Unpaid internships are an example of privilege

Alexis Rapoza – Anchor Contributor

Internships are seen as a right of passage in college and most colleges encourage or require that their students participate in an internship for at least one semester, which I think is a good idea. I interned for a local radio station back in 2017 and it was one of the most educational and enlightening experiences. I was even lucky enough to be offered a job afterwards. Something I don’t agree with, however, is the fact that college students are forced to work at least part time for no pay.

Graphic courtesy of PNGTree

Unpaid internships are a hot button topic, especially considering the rise in the amount of full-time students working 40 hours a week. With living expenses and college tuition prices so high, students are forced to split their time between school and work. I now know firsthand how difficult that can be. You seem to not have enough hours in the day to accomplish everything you need to accomplish. When you throw in an internship requirement, it’s nearly impossible.

Interns are often seen as the low man on the totem pole. It makes sense for an intern to be paid less than an employee who has been working at the same company for 25 years, but I believe that interns should be paid at least minimum wage. Unpaid internships are not accessible to everyone and that’s something I think needs to be discussed more.

The United States Department of Labor offers six rules companies need to follow in order to not have to pay interns: “The internship must be for academic credit. The intern and the company must both understand that the intern won’t be compensated monetarily for their work. Interns can not replace employees but instead must be there to help and learn from them. The internship must be an educational experience. Internships can only last for the amount of time the student will be receiving credit for it. The intern must understand that they are not entitled to a job after.”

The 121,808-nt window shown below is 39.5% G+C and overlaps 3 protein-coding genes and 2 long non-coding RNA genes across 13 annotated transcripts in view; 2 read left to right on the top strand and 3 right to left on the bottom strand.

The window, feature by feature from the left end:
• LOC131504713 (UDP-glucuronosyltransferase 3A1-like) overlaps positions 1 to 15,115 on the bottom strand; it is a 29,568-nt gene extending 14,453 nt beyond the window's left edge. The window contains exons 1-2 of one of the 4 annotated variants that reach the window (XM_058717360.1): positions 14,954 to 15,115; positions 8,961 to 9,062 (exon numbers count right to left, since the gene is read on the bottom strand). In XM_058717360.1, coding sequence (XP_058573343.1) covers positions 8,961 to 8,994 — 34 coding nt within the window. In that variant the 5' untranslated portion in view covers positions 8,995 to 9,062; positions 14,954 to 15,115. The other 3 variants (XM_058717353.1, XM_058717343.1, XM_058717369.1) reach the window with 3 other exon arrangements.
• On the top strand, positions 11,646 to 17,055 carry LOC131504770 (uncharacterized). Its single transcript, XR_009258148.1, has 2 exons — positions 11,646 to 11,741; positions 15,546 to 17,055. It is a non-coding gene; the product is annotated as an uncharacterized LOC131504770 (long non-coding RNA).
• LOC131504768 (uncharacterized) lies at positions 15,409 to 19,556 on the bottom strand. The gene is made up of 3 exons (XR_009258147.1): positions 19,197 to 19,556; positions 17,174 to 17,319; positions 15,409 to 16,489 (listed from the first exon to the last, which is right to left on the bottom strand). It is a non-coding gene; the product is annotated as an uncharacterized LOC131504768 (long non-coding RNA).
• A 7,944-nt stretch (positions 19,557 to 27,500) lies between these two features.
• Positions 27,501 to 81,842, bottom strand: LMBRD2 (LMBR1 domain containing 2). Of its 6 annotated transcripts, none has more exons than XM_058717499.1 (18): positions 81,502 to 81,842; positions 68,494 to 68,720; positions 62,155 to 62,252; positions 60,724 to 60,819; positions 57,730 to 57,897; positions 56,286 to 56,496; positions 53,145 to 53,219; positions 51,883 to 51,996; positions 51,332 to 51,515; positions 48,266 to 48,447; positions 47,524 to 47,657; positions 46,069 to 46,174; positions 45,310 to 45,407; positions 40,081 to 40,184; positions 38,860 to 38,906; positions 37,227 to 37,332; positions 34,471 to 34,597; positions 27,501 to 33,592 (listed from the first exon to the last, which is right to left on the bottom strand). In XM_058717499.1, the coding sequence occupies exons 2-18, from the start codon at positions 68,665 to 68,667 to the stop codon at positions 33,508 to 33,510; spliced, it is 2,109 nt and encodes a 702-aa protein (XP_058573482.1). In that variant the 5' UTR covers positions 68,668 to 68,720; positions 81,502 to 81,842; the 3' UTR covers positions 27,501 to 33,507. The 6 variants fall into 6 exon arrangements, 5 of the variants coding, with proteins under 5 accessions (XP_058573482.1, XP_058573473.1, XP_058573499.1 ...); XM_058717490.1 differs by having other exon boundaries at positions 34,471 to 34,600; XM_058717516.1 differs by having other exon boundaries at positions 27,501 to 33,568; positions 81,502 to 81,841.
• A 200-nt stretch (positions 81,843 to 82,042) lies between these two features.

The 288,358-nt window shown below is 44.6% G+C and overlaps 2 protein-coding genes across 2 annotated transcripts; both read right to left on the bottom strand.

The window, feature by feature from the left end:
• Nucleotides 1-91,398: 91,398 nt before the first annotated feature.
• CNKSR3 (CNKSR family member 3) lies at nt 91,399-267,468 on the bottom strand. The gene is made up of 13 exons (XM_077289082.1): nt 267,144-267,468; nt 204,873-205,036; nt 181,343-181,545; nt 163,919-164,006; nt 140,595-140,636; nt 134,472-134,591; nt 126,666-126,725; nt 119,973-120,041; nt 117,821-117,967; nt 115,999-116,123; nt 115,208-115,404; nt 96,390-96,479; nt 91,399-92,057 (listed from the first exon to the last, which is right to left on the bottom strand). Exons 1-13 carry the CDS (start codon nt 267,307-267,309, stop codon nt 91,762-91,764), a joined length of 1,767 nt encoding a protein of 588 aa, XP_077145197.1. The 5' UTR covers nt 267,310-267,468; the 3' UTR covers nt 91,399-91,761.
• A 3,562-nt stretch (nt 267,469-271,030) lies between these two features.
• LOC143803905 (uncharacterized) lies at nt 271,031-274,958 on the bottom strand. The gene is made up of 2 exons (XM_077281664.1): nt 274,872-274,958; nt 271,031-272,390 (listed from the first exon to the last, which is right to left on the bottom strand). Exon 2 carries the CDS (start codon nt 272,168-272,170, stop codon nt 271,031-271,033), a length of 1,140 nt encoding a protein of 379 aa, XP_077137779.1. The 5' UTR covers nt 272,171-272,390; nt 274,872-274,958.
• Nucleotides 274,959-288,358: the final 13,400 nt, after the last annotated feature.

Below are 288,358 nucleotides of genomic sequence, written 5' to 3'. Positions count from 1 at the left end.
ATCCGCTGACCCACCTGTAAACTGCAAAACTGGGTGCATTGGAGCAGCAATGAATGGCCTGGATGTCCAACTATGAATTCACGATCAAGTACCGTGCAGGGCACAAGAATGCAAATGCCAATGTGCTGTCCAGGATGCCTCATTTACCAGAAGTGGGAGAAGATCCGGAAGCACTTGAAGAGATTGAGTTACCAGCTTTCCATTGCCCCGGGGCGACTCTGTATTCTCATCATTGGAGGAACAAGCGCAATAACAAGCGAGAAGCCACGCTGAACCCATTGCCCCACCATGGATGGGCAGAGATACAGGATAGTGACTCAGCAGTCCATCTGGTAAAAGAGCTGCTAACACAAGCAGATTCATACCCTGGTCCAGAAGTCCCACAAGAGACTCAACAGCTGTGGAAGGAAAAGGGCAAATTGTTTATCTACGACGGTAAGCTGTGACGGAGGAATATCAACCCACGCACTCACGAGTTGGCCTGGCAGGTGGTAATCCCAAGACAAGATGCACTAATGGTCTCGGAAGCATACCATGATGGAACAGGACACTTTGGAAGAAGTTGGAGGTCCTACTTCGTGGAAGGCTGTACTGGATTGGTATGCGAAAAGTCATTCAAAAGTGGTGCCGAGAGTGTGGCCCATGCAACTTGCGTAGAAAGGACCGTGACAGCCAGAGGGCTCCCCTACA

As you can see, the rules for companies providing these unpaid internships are vague, if anything, and usually are not enforced. Recently, there has been a development of unpaid interns suing companies for doing what they believe should be paid work. The hiring rate of people who participated in unpaid internships is also significantly lower than that of those who were paid.

I think all around unpaid internships are just not a great idea. Generally, unpaid internships do not provide the same amount of weight on a resume that a paid internship does. They also continue to enforce classism that is ever so present in the college scene, which is an example of privilege. In simple terms, students from lower income families can simply not afford to participate in unpaid internships and I believe that education should be accessible to everyone, not just people who can afford it.